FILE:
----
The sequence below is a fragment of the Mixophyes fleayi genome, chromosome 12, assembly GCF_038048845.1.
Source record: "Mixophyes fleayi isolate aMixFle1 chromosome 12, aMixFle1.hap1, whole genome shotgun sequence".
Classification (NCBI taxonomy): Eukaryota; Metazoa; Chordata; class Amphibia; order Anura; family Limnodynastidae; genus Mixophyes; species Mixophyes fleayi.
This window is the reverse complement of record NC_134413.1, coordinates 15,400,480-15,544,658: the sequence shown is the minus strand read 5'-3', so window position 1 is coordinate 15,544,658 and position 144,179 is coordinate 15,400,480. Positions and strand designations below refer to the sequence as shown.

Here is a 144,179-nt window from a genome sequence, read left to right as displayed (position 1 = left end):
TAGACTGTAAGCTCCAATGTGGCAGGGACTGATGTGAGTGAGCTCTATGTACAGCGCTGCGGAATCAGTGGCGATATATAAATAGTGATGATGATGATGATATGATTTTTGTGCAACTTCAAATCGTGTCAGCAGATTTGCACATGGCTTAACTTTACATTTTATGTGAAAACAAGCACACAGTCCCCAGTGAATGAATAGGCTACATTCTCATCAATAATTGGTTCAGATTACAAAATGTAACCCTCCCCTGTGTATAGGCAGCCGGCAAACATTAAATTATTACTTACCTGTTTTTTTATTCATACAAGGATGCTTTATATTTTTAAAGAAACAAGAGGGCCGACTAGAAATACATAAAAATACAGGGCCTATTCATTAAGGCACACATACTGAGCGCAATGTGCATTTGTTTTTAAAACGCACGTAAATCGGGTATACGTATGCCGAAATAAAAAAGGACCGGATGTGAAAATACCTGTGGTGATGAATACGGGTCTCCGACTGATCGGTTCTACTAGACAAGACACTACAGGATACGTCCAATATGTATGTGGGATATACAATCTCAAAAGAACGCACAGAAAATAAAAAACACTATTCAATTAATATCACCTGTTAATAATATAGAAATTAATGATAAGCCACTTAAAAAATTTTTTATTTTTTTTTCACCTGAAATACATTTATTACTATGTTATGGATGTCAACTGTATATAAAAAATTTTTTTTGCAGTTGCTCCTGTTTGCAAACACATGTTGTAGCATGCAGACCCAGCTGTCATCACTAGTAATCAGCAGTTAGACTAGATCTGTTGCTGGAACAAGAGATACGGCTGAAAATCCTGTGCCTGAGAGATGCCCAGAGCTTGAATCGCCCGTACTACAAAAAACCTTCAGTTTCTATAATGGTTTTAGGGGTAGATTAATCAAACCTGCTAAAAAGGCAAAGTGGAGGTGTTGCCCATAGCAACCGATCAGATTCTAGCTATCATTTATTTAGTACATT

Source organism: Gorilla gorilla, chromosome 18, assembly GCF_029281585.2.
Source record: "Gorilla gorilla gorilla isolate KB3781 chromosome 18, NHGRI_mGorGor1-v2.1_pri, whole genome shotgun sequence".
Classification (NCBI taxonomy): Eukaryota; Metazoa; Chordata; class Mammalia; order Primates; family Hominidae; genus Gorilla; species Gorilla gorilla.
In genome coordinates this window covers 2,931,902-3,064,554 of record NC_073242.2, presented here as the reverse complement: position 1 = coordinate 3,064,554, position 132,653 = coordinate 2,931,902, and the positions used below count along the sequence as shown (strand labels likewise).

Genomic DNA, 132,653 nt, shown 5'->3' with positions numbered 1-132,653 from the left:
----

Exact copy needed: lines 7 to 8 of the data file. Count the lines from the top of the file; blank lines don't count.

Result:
Source organism: Gorilla gorilla, chromosome 18, assembly GCF_029281585.2.
Source record: "Gorilla gorilla gorilla isolate KB3781 chromosome 18, NHGRI_mGorGor1-v2.1_pri, whole genome shotgun sequence".